I don’t know where to start.
So much has happened since my last blog. My parents came to Malawi to visit. The mission trip team came from LJPC. There was our send-off service at Lingadzi. We said goodbye to the team. I came down with a cold. We tried to pack up our life. Then people came to say a few last goodbyes.
Now I am sitting in a pub in Notting Hill drinking a Guinness and trying to figure out what it all means. It’s raining outside. All is wet and cold. I can only hear out of one ear because of my congestion. Where are we going from here? How will our life be different forever because of this experience? Where do I begin in processing the events of the last ten months?
The fact that I am drinking a Guinness shows that I am ready to make a transition back to my own culture.
When visitors came I learned that no matter what I said, wrote, or did, I could not instill a sensitivity to Malawian culture that I had attempted for so many months myself. No matter what, no one could learn in two weeks what took me ten months. What was I thinking?
If people are not willing to learn, teaching doesn’t do much. In Malawi I saw a ton of willingness to learn and desire for further education. I also saw indifference and little desire to learn or change. I do suspect that I would find this anywhere in the world. No matter where I am, I assume that there will be people who want more and those who are content with what they have.
A mission trip is a lot of work. It is unlike any other type of visit. Plus, Americans are high maintenance. We like to be comfortable. We like to have a plan. We like to have a back-up plan. Being in Malawi, life happens. I would be pleasantly surprised when life worked out. But I learned quickly that I should not plan much, because it would fall through. The first month we were there, I searched for a fan; this took several days and multiple stores. An excursion that I thought would take an afternoon took a while longer. So I stopped having expectations. This way, how could I be disappointed? But I like people to be happy, especially if I am hosting. So I tried and failed to make things go exactly as planned. Another reminder that no, I am not in control, God is. One day when we were on the bus, there was worry that we would run out of fuel. Our friend Jason said to me, “Do you believe Jesus is Lord?” and of course I said I did and to this his response was that all would be okay. Of course it was. Which shows how deep faith is in Malawi. This is something that will remain in my heart.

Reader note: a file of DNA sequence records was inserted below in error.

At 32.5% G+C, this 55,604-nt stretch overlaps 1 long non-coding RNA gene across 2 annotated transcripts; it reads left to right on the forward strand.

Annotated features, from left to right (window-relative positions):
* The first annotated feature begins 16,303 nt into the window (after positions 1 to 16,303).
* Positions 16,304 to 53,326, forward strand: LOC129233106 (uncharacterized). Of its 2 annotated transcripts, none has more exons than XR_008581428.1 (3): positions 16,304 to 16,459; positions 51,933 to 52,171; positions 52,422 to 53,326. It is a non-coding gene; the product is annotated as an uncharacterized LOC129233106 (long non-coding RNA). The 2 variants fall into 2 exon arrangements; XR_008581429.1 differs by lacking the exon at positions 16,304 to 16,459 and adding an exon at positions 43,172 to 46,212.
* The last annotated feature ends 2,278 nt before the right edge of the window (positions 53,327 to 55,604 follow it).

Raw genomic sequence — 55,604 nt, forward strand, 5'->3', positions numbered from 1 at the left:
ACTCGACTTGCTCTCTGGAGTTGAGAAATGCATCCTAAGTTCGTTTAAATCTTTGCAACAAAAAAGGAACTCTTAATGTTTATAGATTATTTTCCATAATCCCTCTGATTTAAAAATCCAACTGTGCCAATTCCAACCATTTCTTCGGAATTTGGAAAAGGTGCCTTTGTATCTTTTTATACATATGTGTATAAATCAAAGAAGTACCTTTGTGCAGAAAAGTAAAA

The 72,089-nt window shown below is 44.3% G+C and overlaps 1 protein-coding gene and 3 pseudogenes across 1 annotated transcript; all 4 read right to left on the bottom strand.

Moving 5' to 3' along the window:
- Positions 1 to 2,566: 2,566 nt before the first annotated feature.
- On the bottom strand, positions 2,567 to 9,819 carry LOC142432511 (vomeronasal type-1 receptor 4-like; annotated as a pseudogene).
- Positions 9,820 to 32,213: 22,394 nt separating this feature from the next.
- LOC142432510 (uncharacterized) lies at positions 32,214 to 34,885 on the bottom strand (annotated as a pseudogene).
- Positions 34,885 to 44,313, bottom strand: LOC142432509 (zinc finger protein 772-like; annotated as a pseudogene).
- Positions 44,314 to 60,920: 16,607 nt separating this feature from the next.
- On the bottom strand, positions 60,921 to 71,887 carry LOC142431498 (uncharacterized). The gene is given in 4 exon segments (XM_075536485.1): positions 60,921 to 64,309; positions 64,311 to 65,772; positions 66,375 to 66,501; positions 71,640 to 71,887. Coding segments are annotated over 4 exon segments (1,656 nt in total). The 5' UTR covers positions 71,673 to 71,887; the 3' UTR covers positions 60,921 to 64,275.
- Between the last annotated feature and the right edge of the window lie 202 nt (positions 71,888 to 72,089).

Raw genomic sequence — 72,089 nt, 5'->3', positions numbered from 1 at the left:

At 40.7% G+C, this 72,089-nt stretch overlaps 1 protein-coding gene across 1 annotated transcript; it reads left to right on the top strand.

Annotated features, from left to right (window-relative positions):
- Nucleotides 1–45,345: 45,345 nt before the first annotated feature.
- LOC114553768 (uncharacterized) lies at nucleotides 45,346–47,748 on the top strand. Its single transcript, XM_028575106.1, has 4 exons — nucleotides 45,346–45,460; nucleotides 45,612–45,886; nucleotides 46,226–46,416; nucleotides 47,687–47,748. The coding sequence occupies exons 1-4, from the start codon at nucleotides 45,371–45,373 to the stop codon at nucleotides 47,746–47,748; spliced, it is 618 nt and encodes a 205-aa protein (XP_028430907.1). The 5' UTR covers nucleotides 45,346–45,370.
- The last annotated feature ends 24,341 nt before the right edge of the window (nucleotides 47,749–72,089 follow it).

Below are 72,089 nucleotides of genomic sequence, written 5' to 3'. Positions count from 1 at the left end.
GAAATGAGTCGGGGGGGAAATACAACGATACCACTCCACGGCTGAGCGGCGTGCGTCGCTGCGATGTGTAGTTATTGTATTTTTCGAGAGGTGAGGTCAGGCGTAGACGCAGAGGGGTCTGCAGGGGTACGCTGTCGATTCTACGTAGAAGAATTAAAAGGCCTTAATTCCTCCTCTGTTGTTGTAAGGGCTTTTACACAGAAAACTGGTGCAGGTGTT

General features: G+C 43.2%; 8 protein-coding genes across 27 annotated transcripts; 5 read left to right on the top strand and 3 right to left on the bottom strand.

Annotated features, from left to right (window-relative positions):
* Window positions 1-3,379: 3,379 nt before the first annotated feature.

The send-off service was wonderful. David preached. There were speeches from the church session clerk, the synod representative, the presbytery representative. I even gave a short speech. Then many handshakes, hugs, farewell gifts and smiles. My favorite part of saying goodbye came during the following Sunday when I was in with the Sunday School children and they were sharing loving thoughts and words of gratitude. Bester says to me, “I am wishing you a friendly good luck, safe journey, it is a tough world people can die, as believers we live forever”. He is right. This is a tough place to live because death happens. People do choose to live in opposition to God. They do choose to hurt, to smash, to lie, to steal. The wonderful thing is that we don’t have to live that way. We can choose to love. We can choose to love God and love people. It is my hope and prayer that with the power that only comes from the Holy Spirit, that God would help me to live a life of love and not that other stuff.